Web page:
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Written on 14-Jun-2016 by Fidel A. Captain.


This paper is the course project for ED5572, which involves conducting policy analysis of a government policy issue of importance and relevance to higher education today. To this end, this paper will analyze the Government of Guyana’s policy on post-secondary education as a tool for national economic and social development. It first gives a background of this public policy and the role of government in developing higher education policy. This is followed by a detailed analysis of this policy that includes objectives, the environment, boundaries and limits, and recommendations. Next, the ethical issues related to this policy are discussed, which include education commodification, quality, access and cost. Finally, the impact of this policy on post education in Guyana is discussed.


Public policy on higher education plays an important role in long term strategic planning for the national development of any country because the most important resource of any nation is its people and there must be strong post-secondary education policy regarding the developent and use of the nation’s human capital for economic and social development.

The public policy topic that will be explored is:
“Government of Guyana’s policy on post-secondary education as a tool for national economic and social development”.

The reason for choosing this topic is because the author is from Guyana and is very interested in higher education in Guyana and using higher education as a tool for economic and social development in Guyana. Guyana is one of the poorest countries on in the Western Hemisphere and the author strongly believes that education is one of the tools that can be used alleviate poverty and grow the middle class in Guyana.

The author also believes that in addition to using education as a tool for economic and social development, a broad post-secondary education base is necessary in order survive and succeed in the new knowledge based economy of the 21st century. Mellow and Katopes (2009) stress that developing nations must educate more citizens to higher levels, espousing a greater number of citizens with mid-level intellectual skill sets, which they argue will lead to a larger middle class enabling citizens to move across income levels (p. 56). In addition, Chapman and Austin (2002) notes that governments recognize the need for their education system to produce citizens with the skills necessary to succeed in the new technological and information based economy (p.14).

The role of government in higher education policy

In most developing countries, including Guyana, there is usually one ministry or governmental department that deals with education, and hence all public policy relating to education and higher education tends to come out of this ministry or department. This policy is usually made manifest in the form of an education strategic plan, an education master plan or an education sector plan. In some countries, such as Malaysia, there is a separate ministry for post-secondary education and a separate strategic plan for post-secondary Education (Azman, Sirat & Ahmad, 2014, p. 306).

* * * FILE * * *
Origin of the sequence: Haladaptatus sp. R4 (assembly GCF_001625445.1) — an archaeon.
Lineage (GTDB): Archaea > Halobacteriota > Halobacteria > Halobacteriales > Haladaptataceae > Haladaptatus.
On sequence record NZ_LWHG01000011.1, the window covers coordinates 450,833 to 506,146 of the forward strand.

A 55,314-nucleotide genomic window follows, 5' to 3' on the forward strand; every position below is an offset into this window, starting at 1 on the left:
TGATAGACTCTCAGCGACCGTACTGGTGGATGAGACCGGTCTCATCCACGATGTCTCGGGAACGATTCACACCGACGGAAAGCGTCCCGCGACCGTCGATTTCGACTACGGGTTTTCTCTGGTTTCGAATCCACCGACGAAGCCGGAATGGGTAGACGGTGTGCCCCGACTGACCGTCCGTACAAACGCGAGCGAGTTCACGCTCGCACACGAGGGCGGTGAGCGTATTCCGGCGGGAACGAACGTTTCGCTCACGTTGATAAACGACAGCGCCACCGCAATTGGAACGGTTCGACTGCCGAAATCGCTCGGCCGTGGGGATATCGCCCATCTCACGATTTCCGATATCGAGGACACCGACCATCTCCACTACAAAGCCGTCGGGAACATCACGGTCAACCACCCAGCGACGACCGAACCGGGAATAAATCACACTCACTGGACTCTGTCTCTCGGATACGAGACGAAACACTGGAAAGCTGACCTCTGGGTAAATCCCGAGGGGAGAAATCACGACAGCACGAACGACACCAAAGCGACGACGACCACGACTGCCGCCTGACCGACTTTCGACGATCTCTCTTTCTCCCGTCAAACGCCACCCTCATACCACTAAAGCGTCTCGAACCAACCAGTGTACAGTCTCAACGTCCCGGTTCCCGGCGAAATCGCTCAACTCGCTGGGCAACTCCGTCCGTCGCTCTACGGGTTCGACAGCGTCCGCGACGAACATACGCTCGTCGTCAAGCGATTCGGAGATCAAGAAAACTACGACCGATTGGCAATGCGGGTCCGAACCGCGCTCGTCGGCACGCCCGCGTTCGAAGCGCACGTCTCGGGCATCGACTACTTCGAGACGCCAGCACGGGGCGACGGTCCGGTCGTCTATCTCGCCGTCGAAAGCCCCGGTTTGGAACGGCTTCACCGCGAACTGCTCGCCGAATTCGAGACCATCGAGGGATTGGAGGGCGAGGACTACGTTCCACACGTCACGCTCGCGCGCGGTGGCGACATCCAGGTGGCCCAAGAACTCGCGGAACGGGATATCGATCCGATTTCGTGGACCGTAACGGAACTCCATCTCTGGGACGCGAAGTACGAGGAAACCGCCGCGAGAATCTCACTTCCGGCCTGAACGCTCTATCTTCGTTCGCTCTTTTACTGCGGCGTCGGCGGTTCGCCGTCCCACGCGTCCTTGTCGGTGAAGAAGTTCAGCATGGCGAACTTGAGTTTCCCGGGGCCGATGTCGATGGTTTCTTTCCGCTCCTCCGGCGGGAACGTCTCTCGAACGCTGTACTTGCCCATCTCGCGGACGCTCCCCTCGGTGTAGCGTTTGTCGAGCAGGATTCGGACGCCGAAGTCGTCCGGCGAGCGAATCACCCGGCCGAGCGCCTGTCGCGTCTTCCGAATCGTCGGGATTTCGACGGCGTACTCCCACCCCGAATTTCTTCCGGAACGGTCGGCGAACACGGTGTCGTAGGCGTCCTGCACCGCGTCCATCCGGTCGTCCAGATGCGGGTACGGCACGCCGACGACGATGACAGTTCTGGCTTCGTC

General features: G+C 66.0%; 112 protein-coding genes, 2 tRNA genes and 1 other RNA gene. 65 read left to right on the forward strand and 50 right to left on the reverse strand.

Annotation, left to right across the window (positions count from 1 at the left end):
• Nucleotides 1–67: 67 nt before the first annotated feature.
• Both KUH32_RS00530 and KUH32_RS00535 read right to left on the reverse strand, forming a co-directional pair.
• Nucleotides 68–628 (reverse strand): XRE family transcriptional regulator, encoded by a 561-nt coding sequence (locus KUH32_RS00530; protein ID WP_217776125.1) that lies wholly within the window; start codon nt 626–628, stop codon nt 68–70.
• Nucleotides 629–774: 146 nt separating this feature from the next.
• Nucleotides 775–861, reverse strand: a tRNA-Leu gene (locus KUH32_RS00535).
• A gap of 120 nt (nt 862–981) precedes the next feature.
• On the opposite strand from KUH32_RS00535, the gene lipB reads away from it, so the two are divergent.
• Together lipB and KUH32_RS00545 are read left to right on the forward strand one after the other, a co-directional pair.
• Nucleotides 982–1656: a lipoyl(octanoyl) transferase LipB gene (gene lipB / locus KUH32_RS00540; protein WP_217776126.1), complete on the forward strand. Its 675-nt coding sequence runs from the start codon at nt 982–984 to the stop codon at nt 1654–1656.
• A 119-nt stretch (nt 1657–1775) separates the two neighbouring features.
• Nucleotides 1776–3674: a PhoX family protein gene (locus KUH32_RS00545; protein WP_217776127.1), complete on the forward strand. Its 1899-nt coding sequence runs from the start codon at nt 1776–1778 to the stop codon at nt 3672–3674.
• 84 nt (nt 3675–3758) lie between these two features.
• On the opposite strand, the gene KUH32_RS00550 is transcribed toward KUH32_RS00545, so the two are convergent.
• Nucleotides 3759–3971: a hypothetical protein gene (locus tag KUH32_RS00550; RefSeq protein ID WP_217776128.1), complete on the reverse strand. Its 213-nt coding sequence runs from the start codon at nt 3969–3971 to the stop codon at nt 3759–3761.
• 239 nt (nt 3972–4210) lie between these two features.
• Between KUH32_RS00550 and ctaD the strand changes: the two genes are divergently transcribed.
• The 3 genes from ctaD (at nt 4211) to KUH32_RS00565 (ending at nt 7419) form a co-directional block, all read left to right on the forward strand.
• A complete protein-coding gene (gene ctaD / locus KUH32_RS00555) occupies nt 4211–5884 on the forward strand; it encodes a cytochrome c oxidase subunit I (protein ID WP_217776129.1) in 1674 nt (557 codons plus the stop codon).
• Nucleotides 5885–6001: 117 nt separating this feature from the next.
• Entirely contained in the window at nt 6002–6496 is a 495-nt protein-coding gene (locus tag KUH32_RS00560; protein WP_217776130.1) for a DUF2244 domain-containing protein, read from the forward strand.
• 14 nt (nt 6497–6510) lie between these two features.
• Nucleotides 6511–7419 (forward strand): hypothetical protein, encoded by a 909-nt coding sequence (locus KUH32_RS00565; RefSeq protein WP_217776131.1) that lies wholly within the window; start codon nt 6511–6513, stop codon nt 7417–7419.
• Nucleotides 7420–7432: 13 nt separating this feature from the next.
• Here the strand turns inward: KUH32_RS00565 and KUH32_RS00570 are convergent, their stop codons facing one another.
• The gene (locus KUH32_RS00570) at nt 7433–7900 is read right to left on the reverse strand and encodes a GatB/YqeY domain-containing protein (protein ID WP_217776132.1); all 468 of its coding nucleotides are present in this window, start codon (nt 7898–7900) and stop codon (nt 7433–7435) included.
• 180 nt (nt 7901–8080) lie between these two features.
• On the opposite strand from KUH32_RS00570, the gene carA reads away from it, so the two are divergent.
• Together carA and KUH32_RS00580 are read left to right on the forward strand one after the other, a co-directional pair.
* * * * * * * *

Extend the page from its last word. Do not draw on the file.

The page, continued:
These education strategic or master plans tend to set the stage for five or ten years as to what the overarching government policy will be, the framework within which the government’s education policy will be implemented and the role the government will play in higher education over that period. The role of the government in higher education policy in developing countries at any point in time is usually determined by the current education strategic or master plan, or part of a larger vision for the development of that nation. In Guyana, there is the ‘Guyana Education Sector Plan 2014-2018’, which is not evidently part of any larger development strategy; but in Malaysia, there is the ‘National Higher Education Strategic Plan 2020’, which arose out of the Mahathir’s ‘Vision 2020’ in 1991 where he envisioned Malaysia being a developed country by 2020 that led to education policy changes that would oversee the development of Malaysia’s human capital as part of his vision (Tham, 2013, p. 651).

In the ‘Guyana Education Sector Plan 2014-2018’, “The Ministry defines education as more than the instrumental activity for supporting greater national development or reducing poverty” (Ministry of Education, n.d., p. v) and that in recognizing the changing economic and technological climate “requires that the Ministry commit to a policy of providing continuing education and training opportunities for the adult population” (Ministry of Education, n.d., p. v). This outlines the role the government intends to play in driving and supporting higher education in Guyana over the next few years, and also the way it sees education as contributing to national development.